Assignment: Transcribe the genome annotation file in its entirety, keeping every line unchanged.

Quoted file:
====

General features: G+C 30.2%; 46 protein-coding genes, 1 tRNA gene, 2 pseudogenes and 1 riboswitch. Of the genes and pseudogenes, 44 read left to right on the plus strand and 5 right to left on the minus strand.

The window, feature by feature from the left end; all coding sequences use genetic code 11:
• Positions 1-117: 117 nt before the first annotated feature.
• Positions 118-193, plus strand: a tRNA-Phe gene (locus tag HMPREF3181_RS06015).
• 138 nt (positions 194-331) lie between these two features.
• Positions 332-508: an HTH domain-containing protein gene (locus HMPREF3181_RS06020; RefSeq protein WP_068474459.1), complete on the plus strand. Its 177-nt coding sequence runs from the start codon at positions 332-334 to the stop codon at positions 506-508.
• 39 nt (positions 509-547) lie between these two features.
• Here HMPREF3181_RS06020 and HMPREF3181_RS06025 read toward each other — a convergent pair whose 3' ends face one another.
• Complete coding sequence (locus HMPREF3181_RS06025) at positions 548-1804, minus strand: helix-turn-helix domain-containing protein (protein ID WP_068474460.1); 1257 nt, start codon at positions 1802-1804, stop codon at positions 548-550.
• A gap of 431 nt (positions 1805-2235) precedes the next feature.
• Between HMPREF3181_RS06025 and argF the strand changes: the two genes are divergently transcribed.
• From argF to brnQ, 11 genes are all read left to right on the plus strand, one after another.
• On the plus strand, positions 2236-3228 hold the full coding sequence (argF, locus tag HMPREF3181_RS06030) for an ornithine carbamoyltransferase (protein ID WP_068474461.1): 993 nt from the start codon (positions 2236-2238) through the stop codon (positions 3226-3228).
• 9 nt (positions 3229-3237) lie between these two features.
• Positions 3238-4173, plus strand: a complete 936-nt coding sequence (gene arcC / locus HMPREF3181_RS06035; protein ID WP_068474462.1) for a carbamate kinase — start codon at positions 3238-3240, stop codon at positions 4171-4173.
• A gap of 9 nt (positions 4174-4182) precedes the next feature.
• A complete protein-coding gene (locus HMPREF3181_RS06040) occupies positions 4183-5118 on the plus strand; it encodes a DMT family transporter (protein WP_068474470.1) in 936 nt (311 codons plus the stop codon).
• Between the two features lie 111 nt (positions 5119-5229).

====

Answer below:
General features: G+C 30.2%; 46 protein-coding genes, 1 tRNA gene, 2 pseudogenes and 1 riboswitch. Of the genes and pseudogenes, 44 read left to right on the plus strand and 5 right to left on the minus strand.

The window, feature by feature from the left end; all coding sequences use genetic code 11:
• Positions 1-117: 117 nt before the first annotated feature.
• Positions 118-193, plus strand: a tRNA-Phe gene (locus tag HMPREF3181_RS06015).
• 138 nt (positions 194-331) lie between these two features.
• Positions 332-508: an HTH domain-containing protein gene (locus HMPREF3181_RS06020; RefSeq protein WP_068474459.1), complete on the plus strand. Its 177-nt coding sequence runs from the start codon at positions 332-334 to the stop codon at positions 506-508.
• 39 nt (positions 509-547) lie between these two features.
• Here HMPREF3181_RS06020 and HMPREF3181_RS06025 read toward each other — a convergent pair whose 3' ends face one another.
• Complete coding sequence (locus HMPREF3181_RS06025) at positions 548-1804, minus strand: helix-turn-helix domain-containing protein (protein ID WP_068474460.1); 1257 nt, start codon at positions 1802-1804, stop codon at positions 548-550.
• A gap of 431 nt (positions 1805-2235) precedes the next feature.
• Between HMPREF3181_RS06025 and argF the strand changes: the two genes are divergently transcribed.
• From argF to brnQ, 11 genes are all read left to right on the plus strand, one after another.
• On the plus strand, positions 2236-3228 hold the full coding sequence (argF, locus tag HMPREF3181_RS06030) for an ornithine carbamoyltransferase (protein ID WP_068474461.1): 993 nt from the start codon (positions 2236-2238) through the stop codon (positions 3226-3228).
• 9 nt (positions 3229-3237) lie between these two features.
• Positions 3238-4173, plus strand: a complete 936-nt coding sequence (gene arcC / locus HMPREF3181_RS06035; protein ID WP_068474462.1) for a carbamate kinase — start codon at positions 3238-3240, stop codon at positions 4171-4173.
• A gap of 9 nt (positions 4174-4182) precedes the next feature.
• A complete protein-coding gene (locus HMPREF3181_RS06040) occupies positions 4183-5118 on the plus strand; it encodes a DMT family transporter (protein WP_068474470.1) in 936 nt (311 codons plus the stop codon).
• Between the two features lie 111 nt (positions 5119-5229).